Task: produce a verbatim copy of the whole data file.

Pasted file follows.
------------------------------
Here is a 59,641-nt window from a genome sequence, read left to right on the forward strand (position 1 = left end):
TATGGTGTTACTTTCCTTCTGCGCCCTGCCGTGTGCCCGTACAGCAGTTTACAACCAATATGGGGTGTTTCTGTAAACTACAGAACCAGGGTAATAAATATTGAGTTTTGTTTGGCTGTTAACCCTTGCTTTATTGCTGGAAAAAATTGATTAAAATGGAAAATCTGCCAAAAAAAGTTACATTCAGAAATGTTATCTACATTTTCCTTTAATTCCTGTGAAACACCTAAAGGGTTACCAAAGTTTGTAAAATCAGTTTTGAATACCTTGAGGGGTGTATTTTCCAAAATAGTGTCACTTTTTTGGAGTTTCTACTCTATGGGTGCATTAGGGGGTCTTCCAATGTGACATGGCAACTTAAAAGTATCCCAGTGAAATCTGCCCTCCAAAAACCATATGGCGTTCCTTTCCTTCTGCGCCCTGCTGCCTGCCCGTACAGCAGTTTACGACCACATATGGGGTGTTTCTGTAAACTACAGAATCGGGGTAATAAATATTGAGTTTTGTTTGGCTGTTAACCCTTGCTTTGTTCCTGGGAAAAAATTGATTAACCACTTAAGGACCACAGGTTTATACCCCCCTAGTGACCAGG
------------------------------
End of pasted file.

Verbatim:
Here is a 59,641-nt window from a genome sequence, read left to right on the forward strand (position 1 = left end):
TATGGTGTTACTTTCCTTCTGCGCCCTGCCGTGTGCCCGTACAGCAGTTTACAACCAATATGGGGTGTTTCTGTAAACTACAGAACCAGGGTAATAAATATTGAGTTTTGTTTGGCTGTTAACCCTTGCTTTATTGCTGGAAAAAATTGATTAAAATGGAAAATCTGCCAAAAAAAGTTACATTCAGAAATGTTATCTACATTTTCCTTTAATTCCTGTGAAACACCTAAAGGGTTACCAAAGTTTGTAAAATCAGTTTTGAATACCTTGAGGGGTGTATTTTCCAAAATAGTGTCACTTTTTTGGAGTTTCTACTCTATGGGTGCATTAGGGGGTCTTCCAATGTGACATGGCAACTTAAAAGTATCCCAGTGAAATCTGCCCTCCAAAAACCATATGGCGTTCCTTTCCTTCTGCGCCCTGCTGCCTGCCCGTACAGCAGTTTACGACCACATATGGGGTGTTTCTGTAAACTACAGAATCGGGGTAATAAATATTGAGTTTTGTTTGGCTGTTAACCCTTGCTTTGTTCCTGGGAAAAAATTGATTAACCACTTAAGGACCACAGGTTTATACCCCCCTAGTGACCAGG